Like Viola Davis, another great actress from the stage, Anika Noni Rose is finally being recognized for her great talent outside of theater. The latest example of this is her anchoring role as Kizzy in the History Channel’s ambitious Roots reboot. The Root caught up with Rose to talk about her initial reservations regarding the new Roots, her impressions of the original miniseries and what Kizzy meant to her.
The Root: How did Roots come about for you?
Anika Noni Rose: I got a call to come in. They wanted me to audition and I said I’d rather actually talk to them and have a meeting and figure out the “why” of this. Why are we doing Roots again? Are we doing it from a place of bandwagon or are we doing it from a place of respect and honor and, you know, truth? So I had a meeting instead of an audition the first time, and I had a really good conversation with the producer and the director, and then, as I was in the meeting, they were like, “You know, we’re looking at you. So we’re thinking we need someone who can play very young and grow up, so what do you think about Kizzy?” and that was the beginning of that.
TR: So what had you thought about Kizzy?
ANR: I mean, I hadn’t seen the movie since I was a kid, so whenever I thought of Kizzy, I thought of Leslie Uggams and that history. I’ve never not been aware of Roots. I think it was the time of our parents when this had never been told before. This phenomenon of American history had never been told before and certainly not told in this way. So, for them, it was like a watershed moment. So I don’t ever remember not knowing about it. Then I remember them showing it to me in school, in elementary school, junior high, to be exact. …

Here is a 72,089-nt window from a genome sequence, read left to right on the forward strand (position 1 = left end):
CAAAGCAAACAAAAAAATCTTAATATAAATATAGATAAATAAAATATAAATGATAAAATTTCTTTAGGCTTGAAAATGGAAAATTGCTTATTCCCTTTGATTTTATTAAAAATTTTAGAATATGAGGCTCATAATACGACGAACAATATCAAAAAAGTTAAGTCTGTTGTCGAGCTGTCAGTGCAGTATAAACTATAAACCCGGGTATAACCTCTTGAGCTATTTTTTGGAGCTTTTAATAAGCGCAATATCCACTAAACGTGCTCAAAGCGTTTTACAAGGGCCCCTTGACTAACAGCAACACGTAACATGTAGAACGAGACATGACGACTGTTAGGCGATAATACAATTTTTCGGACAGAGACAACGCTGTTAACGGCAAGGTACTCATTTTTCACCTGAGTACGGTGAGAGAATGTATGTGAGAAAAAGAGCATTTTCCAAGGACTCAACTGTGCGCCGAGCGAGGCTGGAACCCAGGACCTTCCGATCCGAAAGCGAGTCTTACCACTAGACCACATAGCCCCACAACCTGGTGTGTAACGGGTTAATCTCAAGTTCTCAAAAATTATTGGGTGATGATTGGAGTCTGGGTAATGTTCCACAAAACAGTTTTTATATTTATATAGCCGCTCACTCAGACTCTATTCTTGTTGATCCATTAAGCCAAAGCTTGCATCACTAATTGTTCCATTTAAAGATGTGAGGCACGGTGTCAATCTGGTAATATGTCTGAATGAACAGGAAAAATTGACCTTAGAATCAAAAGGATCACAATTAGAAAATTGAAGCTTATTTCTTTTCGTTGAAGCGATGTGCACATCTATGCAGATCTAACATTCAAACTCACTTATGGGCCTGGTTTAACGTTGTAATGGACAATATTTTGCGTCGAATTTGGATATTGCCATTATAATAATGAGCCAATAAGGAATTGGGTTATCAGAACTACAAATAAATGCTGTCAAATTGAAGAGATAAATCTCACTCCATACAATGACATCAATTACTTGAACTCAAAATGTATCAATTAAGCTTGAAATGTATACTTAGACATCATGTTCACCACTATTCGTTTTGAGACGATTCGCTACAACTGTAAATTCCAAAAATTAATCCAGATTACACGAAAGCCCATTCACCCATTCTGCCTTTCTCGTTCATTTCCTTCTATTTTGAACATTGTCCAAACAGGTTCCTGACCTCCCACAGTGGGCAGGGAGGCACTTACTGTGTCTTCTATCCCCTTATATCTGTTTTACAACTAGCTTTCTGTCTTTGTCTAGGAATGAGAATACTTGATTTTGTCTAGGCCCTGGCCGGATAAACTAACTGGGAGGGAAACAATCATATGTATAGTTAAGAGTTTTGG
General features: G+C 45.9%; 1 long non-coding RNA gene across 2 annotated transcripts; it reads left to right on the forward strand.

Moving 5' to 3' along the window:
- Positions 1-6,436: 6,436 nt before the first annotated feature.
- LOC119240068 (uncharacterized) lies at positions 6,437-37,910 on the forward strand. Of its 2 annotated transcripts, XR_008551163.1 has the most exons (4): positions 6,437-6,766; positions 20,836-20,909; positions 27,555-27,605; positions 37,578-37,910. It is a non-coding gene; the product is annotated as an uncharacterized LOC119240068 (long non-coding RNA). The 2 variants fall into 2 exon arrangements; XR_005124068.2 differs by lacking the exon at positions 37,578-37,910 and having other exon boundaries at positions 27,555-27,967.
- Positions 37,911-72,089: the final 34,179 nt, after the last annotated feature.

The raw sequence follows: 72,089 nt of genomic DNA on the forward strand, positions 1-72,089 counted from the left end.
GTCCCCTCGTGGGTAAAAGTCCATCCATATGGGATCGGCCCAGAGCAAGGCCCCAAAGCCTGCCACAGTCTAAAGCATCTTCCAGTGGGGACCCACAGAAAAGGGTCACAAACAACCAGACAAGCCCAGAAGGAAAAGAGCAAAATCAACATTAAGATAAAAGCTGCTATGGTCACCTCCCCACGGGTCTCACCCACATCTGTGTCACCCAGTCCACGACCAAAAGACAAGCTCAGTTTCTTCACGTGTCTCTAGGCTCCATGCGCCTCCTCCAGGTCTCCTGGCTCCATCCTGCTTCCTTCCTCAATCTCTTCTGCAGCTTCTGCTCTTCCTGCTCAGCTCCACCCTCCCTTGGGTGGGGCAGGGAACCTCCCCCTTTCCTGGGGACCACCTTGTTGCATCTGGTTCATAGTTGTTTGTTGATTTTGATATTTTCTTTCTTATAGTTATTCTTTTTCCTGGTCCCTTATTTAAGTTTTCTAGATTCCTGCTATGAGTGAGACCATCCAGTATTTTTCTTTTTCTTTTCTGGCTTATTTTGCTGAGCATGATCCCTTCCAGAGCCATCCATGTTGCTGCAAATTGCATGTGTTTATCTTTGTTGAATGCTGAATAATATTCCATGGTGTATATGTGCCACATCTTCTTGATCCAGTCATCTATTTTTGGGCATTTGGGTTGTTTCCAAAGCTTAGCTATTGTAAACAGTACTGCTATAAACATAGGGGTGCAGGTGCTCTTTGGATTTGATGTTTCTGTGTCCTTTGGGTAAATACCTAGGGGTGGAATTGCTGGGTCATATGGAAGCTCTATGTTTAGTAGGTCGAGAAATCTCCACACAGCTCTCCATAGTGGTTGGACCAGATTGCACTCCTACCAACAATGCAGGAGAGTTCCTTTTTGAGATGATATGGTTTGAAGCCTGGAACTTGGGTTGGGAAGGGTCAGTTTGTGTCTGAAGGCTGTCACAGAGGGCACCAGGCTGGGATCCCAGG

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Mostly I remember that the Kunta Kinte/Toby scene was the thing that stuck out in my head and I never ever forgot that. I just remember how transcendent Leslie Uggams was as Kizzy. But this is a different script. It’s a different story. It’s more of a retelling than a rethinking. It’s bit of a reimagining, so I didn’t watch it again. I just immersed myself in what this is or will be. So I read the book again. I hadn’t read that in years and just did a whole lot of research on enslaved women of that time.
TR: Please elaborate on why you label this Roots a retelling or reimagining.
ANR: We just have access to so much more information. What they didn’t know about Juffure [the Gambia, near Senegal]—when Alex Haley went in the late ’60s, early ’70s, it was a tiny village that was no longer what it had been, but because of DNA and because of carbon dating and all of the archaeology that has gone on between then and now, we now know that it was a bustling city when these people were there. I think hundreds and thousands of people, and they were horsemen and warriors who fought on horseback.